Operating Company/Property Company (Opco Propco)
What it is:
How it works/Example:
Let's say Company XYZ is a restaurant chain with 10 units. If Company XYZ wants to implement an opco propco deal, it might sell its operating assets to a newly formed subsidiary (the propco). The remaining entity, which runs the business (the opco), might then lease the operating assets back. This is called a "sale-leaseback."
In turn, propco typically has much more collateral and thus can support more debt (partly because collateralized debt tends to be cheaper). Holding this debt within the propco means that the credit ratings and debt service on the debt are attached to the real estate subsidiary rather than the operating subsidiary.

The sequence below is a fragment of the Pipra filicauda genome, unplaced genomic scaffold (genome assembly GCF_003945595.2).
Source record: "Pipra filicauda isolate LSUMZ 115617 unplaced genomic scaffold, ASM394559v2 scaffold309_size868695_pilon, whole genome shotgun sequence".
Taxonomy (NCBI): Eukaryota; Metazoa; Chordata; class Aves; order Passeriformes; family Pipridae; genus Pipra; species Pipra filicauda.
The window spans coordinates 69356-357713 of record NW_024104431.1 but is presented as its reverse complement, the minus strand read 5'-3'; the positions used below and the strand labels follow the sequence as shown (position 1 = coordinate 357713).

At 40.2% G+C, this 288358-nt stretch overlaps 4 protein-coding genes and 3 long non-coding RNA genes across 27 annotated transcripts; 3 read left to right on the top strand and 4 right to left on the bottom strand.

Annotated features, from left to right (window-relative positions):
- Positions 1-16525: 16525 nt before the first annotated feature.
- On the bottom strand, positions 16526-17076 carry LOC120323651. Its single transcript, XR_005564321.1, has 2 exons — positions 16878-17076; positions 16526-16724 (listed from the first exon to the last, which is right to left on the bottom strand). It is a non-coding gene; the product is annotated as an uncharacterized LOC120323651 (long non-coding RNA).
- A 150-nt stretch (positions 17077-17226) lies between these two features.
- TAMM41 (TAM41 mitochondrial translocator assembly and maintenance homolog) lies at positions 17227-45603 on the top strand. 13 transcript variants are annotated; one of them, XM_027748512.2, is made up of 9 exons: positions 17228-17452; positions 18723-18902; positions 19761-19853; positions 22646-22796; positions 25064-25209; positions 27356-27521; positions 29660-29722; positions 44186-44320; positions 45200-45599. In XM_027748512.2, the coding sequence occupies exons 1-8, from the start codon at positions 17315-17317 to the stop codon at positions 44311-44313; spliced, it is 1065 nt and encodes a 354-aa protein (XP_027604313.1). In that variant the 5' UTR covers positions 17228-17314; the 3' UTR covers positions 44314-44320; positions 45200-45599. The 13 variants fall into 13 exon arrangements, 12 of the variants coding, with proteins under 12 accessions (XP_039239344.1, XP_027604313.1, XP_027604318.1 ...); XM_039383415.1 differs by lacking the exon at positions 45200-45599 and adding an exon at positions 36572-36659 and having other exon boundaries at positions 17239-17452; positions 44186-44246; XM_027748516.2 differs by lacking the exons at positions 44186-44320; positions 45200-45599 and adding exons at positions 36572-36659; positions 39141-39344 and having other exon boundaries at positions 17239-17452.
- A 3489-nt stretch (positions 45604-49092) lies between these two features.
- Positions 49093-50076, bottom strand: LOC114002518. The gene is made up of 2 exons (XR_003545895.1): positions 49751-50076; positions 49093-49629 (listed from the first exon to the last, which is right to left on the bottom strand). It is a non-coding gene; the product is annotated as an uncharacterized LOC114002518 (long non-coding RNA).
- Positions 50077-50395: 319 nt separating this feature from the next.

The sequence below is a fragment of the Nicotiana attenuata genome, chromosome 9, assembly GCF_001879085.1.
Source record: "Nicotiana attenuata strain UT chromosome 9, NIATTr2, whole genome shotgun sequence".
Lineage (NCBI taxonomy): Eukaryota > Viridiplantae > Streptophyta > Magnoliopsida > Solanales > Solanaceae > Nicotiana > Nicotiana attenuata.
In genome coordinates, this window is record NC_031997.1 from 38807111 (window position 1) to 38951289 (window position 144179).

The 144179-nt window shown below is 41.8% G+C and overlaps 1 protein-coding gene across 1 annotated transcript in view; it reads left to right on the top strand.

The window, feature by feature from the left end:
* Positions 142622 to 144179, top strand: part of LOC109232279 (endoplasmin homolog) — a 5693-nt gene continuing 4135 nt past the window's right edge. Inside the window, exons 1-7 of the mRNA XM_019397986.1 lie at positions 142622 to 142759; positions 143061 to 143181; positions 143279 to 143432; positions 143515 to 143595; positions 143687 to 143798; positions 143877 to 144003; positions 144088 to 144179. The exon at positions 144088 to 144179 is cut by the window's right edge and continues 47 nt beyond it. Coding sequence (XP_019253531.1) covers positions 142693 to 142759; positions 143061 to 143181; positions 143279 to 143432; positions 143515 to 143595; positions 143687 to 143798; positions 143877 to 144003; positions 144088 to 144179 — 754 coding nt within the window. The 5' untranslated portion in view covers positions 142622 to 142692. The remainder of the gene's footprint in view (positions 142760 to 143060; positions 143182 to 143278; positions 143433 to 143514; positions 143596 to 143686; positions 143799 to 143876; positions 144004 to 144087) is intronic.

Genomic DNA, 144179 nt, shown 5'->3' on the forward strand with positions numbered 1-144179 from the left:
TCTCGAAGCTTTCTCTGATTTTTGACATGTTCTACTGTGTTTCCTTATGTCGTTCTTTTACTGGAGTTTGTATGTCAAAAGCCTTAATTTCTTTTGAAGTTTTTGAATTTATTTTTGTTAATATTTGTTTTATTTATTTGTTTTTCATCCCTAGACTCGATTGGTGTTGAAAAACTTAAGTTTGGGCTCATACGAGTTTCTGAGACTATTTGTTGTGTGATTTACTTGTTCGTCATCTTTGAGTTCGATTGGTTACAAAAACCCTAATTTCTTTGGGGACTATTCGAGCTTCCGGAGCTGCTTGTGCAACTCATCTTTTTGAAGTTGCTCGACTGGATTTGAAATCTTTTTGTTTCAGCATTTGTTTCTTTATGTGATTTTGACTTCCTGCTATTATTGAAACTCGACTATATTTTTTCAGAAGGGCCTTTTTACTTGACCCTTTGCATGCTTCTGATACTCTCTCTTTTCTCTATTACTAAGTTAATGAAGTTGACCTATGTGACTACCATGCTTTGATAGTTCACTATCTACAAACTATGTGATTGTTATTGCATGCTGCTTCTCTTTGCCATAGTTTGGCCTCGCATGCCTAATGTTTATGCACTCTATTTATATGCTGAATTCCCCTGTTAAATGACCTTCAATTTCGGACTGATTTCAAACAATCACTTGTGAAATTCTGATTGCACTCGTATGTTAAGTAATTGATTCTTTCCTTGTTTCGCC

Why it matters:
The opco propco strategy allows companies to keep debt (and thus credit ratings, debt service obligations, and associated issues) off the books of the operating company, which can be a considerable advantage. In some cases, the operating company might create a real estate investment trust (REIT) for its real estate holdings, which helps it avoid being taxed twice on its income distributions. However, when property values fall or credit markets tighten, the opco propco deal is often much less practical or feasible.